Monday, January 12, 2009
1/12/09 Recent story on fare inspection
There is more to the story than you might think.
Last week there was an article in The Oregonian about a customer who was issued a citation for not paying her fare on MAX. The article took issue with one of our supervisors issuing a citation to a customer who had intended to pay her fare, but was unable to because she allegedly could not locate a functioning ticket vending machine.
No doubt we have challenges with our fare equipment, and we are doing a number of things to improve this. I am very aware of the frustration that this has caused the riding public, and also to our employees in the field who have the challenging job of enforcing our fare policies.
What you didn't read in the article was the fact that this was not the first time the customer had been in this situation. The incident that was reported on last week followed two written warnings and a previous citation—all for the same offense.
I think it is important to know that there are at least two sides to any story. The perception was that our employee was overly aggressive in her enforcement of fare policy; the reality is that some people may believe that paying their fare on TriMet vehicles is optional. In this case, neither could be further from the truth.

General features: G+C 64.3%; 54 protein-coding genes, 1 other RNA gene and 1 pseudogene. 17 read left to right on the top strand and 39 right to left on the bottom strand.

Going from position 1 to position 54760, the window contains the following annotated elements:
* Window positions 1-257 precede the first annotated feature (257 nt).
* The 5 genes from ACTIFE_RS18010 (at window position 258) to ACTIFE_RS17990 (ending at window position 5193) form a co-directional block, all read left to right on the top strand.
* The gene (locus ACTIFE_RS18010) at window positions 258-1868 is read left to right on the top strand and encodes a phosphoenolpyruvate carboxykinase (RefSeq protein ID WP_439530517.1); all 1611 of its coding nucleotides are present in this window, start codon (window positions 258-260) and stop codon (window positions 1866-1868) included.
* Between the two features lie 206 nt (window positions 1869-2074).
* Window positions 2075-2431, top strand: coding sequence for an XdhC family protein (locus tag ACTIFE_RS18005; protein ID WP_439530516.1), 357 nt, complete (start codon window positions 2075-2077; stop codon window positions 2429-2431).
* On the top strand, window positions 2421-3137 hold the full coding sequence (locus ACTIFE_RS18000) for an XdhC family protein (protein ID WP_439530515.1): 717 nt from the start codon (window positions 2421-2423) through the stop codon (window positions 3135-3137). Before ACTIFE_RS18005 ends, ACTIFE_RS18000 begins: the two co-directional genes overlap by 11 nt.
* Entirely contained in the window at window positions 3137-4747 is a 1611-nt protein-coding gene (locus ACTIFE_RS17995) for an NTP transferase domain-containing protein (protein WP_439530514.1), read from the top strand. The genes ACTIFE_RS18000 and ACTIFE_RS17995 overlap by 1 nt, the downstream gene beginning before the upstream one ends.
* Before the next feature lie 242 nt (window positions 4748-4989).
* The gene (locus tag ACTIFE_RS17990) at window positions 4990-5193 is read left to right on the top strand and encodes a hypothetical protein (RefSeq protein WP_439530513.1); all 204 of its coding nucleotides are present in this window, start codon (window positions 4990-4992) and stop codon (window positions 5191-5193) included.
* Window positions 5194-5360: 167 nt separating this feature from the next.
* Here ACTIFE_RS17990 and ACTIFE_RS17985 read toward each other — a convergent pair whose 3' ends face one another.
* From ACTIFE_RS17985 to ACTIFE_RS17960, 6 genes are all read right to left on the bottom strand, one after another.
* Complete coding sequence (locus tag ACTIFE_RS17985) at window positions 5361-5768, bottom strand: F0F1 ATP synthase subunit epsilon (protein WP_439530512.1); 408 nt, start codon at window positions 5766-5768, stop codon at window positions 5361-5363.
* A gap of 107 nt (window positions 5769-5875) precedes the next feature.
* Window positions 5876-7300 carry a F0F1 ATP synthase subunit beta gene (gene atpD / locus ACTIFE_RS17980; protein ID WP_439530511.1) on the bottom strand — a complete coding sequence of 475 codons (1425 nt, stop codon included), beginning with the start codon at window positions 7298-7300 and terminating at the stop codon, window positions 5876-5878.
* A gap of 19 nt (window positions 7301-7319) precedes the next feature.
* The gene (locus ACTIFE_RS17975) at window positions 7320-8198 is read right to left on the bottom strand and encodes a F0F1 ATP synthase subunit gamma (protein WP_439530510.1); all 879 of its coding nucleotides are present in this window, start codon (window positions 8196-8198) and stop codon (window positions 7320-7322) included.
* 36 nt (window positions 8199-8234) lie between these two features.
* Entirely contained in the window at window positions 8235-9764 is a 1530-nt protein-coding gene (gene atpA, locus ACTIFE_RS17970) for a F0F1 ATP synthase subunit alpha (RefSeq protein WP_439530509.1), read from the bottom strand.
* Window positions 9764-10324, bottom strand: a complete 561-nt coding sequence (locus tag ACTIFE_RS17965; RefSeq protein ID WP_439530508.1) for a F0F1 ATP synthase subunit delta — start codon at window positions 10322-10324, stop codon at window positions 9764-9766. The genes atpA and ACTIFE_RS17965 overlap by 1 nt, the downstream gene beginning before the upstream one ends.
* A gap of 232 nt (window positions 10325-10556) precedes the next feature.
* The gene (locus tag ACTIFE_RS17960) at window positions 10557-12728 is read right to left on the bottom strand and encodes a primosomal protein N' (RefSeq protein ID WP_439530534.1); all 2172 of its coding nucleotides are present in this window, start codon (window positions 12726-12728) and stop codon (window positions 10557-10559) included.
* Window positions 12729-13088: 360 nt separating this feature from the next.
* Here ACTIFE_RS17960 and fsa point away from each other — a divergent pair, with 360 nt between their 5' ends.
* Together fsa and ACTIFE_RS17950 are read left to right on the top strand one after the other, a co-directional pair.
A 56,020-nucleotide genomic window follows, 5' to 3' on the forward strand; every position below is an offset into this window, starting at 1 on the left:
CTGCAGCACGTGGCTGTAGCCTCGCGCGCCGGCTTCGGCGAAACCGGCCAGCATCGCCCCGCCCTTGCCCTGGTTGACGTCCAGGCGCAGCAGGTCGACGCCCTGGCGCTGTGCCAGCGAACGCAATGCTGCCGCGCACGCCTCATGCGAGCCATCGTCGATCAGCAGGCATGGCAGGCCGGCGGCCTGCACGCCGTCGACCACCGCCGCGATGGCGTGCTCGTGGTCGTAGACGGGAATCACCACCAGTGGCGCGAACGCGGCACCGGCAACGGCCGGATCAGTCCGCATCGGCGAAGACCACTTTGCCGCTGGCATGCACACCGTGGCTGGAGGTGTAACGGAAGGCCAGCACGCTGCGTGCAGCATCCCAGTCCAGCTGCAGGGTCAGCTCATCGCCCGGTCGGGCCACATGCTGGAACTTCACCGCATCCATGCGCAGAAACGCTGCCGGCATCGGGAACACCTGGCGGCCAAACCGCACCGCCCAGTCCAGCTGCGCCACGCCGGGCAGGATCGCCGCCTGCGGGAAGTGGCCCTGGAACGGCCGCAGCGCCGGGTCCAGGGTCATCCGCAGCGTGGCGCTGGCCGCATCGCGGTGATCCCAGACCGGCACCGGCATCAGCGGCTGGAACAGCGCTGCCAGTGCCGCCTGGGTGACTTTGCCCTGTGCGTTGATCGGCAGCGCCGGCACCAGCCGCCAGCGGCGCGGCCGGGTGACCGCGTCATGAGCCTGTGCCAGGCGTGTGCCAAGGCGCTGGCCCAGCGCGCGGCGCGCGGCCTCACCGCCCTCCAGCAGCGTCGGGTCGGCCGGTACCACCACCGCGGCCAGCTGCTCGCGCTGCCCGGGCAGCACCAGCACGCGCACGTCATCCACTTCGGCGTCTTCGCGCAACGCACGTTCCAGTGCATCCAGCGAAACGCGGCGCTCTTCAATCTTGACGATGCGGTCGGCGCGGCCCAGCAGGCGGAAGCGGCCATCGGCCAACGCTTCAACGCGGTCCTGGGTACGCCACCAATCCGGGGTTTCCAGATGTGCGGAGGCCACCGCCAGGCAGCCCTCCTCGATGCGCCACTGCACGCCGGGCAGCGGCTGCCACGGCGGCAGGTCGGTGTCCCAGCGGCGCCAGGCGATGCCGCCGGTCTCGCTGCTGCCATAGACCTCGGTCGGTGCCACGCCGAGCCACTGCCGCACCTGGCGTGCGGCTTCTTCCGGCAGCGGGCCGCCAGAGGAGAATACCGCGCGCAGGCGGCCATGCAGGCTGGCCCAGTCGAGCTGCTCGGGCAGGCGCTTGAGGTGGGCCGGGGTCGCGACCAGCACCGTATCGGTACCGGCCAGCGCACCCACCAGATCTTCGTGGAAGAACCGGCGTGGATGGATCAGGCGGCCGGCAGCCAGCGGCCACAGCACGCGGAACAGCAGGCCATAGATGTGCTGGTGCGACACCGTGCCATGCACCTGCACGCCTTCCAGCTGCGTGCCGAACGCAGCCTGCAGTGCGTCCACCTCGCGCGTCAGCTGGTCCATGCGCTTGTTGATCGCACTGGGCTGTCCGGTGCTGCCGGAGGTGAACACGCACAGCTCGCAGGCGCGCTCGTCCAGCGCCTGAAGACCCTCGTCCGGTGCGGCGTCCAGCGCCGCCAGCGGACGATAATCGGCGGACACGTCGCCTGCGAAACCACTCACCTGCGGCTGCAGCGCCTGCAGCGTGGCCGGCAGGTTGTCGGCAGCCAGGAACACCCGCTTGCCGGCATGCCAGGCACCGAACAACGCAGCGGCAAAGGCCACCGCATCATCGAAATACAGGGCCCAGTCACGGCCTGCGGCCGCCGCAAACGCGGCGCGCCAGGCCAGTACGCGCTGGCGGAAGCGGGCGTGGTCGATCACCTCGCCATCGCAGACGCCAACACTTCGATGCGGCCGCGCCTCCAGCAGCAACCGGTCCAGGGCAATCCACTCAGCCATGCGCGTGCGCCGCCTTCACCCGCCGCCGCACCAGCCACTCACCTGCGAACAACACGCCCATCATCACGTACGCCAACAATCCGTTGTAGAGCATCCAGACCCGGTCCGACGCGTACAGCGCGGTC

1/7/09 Thank you for rising to the challenge
I want to thank each and every operator for your tremendous response to the snow and ice challenges of the last few weeks. While there will continue to be debate about whether or not TriMet made the right decisions for our customers, there is no doubt that the men and women who operate and maintain our system on the front line went to heroic efforts to keep the service moving.
This was a forty-year storm. Throughout the series of events, bus and rail operators acted as the face of TriMet, serving record numbers of customers and showing them what it means to be a true professional. Be assured that we are looking very closely at how our response can be improved in the future. I understand that the decision to dramatically reduce bus service on December 22 was painful for operators and your customers, and that you had very little time to prepare. It was not an easy decision to make. With more than 130 buses stuck that morning and our maintenance and bus rescue crews spread across the region, we were facing an even greater breakdown of the bus system. Again, the decision was not made lightly, and there are many lessons learned from the process.
We have received many comments from customers about the efforts of operators. This only confirms what I already know to be true: Regardless of the challenge, our operators are committed to their customers and the important work that they do every single day. You should all be commended.